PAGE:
Mazda will continue development of a hydrogen-powered rotary engine in an effort to compete with bigger rivals investing in fuel cells and other reduced-emission technology, Bloomberg News reported.

Hiroshima-based Mazda's chairman Kazuhide Watanabe told investors on Tuesday at the company's annual shareholders' meeting that it will continue development work on such an engine. Mazda unveiled its first prototype hydrogen-powered rotary engine in 1991, in its HR-X concept car. It announced an improved version in 1993, powering the HRX2 car, the Bloomberg News report said.

Bloomberg News noted that Mazda is the only company that makes rotary engines, making it a brand icon for the company and using it in the RX-8 sports car. The engine has "advantages and weaknesses" and "wasn't appropriate" for all vehicles, company President Lewis Booth reportedly said at the meeting, without elaborating.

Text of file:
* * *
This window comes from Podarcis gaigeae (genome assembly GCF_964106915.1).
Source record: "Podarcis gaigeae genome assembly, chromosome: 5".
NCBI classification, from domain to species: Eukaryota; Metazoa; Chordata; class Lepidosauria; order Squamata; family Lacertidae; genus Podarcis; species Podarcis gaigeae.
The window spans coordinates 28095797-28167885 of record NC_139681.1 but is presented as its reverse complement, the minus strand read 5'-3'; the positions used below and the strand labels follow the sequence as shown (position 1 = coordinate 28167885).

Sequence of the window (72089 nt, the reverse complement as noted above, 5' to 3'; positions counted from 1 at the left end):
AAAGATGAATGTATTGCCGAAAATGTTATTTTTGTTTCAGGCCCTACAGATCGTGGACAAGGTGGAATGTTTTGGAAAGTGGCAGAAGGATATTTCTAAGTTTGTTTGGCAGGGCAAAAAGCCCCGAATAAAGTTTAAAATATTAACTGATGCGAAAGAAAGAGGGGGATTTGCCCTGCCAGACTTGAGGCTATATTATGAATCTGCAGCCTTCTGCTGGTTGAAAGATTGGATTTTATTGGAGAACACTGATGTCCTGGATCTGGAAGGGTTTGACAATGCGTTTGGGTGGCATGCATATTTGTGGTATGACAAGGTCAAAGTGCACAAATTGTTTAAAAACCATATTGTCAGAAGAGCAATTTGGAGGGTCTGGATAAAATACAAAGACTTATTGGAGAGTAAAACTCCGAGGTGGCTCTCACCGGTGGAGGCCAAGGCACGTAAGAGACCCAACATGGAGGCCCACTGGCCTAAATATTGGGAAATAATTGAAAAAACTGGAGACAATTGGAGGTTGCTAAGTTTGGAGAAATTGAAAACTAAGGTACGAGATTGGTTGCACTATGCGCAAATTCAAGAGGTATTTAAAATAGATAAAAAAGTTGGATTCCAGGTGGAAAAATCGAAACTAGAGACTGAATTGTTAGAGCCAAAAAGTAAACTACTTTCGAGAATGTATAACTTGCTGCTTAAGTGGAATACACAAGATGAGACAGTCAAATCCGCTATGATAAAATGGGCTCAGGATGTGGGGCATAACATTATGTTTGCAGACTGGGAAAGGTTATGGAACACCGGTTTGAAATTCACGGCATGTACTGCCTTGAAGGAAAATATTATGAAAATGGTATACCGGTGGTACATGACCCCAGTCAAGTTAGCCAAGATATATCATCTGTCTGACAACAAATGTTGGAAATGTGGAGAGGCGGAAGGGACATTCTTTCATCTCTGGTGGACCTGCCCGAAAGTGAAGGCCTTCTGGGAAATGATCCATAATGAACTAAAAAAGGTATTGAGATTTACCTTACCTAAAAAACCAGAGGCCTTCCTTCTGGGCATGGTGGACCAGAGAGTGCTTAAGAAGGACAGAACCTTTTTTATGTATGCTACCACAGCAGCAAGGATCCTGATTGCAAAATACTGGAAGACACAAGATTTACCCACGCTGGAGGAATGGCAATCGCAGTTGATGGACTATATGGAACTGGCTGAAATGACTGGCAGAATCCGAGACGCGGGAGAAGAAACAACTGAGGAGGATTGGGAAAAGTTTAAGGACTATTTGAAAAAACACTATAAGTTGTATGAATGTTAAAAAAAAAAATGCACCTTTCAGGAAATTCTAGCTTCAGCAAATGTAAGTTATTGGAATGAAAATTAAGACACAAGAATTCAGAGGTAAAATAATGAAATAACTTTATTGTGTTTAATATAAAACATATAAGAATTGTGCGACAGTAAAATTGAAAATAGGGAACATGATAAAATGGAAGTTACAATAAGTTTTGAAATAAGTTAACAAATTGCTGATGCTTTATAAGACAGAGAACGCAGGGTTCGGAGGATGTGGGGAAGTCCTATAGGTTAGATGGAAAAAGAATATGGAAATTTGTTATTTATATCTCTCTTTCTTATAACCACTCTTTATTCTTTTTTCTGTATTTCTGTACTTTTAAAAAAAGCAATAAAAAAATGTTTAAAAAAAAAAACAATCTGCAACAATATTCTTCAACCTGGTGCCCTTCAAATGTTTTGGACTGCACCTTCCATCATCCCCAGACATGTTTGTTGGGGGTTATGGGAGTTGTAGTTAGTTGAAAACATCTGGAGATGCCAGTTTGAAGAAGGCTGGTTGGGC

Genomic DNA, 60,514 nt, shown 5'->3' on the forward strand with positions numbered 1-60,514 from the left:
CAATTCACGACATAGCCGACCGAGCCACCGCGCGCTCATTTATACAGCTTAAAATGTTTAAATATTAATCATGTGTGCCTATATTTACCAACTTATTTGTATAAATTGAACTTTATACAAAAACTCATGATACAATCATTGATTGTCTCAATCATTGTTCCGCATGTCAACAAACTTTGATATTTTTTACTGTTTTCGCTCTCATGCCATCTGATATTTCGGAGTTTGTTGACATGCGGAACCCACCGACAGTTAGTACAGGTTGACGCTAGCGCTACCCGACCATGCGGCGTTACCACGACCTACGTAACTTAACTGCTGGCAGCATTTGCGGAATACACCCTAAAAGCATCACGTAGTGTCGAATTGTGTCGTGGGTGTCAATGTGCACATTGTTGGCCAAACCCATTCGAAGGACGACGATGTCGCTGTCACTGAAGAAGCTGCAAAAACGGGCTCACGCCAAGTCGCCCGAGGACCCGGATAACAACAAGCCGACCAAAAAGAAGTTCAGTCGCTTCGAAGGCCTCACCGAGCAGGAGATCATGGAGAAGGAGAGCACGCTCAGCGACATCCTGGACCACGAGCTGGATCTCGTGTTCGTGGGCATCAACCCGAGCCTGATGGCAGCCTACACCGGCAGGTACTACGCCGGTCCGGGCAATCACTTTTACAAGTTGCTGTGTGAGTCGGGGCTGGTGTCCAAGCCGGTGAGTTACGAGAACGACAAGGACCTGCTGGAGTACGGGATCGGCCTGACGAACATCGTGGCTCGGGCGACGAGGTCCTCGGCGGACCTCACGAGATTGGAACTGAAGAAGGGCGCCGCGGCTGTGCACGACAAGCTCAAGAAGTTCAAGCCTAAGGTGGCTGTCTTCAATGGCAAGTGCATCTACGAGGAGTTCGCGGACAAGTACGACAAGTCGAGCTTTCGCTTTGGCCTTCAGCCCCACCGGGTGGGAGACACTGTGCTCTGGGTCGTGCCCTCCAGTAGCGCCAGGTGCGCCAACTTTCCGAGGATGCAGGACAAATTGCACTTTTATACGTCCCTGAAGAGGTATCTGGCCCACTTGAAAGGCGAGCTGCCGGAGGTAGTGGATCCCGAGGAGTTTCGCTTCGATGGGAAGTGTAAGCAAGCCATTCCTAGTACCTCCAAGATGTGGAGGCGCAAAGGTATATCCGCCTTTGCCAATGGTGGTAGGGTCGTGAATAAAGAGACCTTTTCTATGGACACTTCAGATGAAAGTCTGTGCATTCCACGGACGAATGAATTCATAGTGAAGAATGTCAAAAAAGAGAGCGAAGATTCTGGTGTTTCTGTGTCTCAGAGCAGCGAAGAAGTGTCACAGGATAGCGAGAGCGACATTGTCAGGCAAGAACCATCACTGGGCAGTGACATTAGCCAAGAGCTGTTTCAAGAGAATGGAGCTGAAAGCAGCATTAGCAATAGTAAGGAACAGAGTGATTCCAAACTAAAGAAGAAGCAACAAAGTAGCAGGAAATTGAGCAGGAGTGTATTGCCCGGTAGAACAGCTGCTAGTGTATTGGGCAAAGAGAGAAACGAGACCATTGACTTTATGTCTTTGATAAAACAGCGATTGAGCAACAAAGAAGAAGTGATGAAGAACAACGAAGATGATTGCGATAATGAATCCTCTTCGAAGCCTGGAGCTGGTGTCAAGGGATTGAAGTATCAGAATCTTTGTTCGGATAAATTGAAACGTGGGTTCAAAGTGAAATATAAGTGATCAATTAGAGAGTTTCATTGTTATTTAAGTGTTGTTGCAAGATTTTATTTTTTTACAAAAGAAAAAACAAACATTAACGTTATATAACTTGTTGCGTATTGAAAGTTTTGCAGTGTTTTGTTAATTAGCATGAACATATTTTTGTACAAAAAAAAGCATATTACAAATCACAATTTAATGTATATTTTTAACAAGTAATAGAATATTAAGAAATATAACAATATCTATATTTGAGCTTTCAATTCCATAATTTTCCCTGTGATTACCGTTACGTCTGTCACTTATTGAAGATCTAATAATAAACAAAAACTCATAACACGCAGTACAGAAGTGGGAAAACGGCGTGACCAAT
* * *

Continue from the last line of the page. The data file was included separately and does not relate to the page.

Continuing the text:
The report said Mazda is also collaborating with its largest shareholder Ford in fuel-cell technology, which many industry watchers see as the future of low-emission driving. Mazda's larger rivals, Toyota and Honda, were the first two car makers to market fuel-cell hybrid vehicles, leasing them to institutions in Japan and the US.

According to Bloomberg News, Mazda plans to raise research and development spending 3.6% to 91 billion yen ($US773 million) in the business year started April 1, compared with Toyota's budget in the same period of 690 billion yen.

The news agency report said Booth reiterated that Mazda plans to get 5% of the domestic market in the current business year, up from 4.6% the previous year.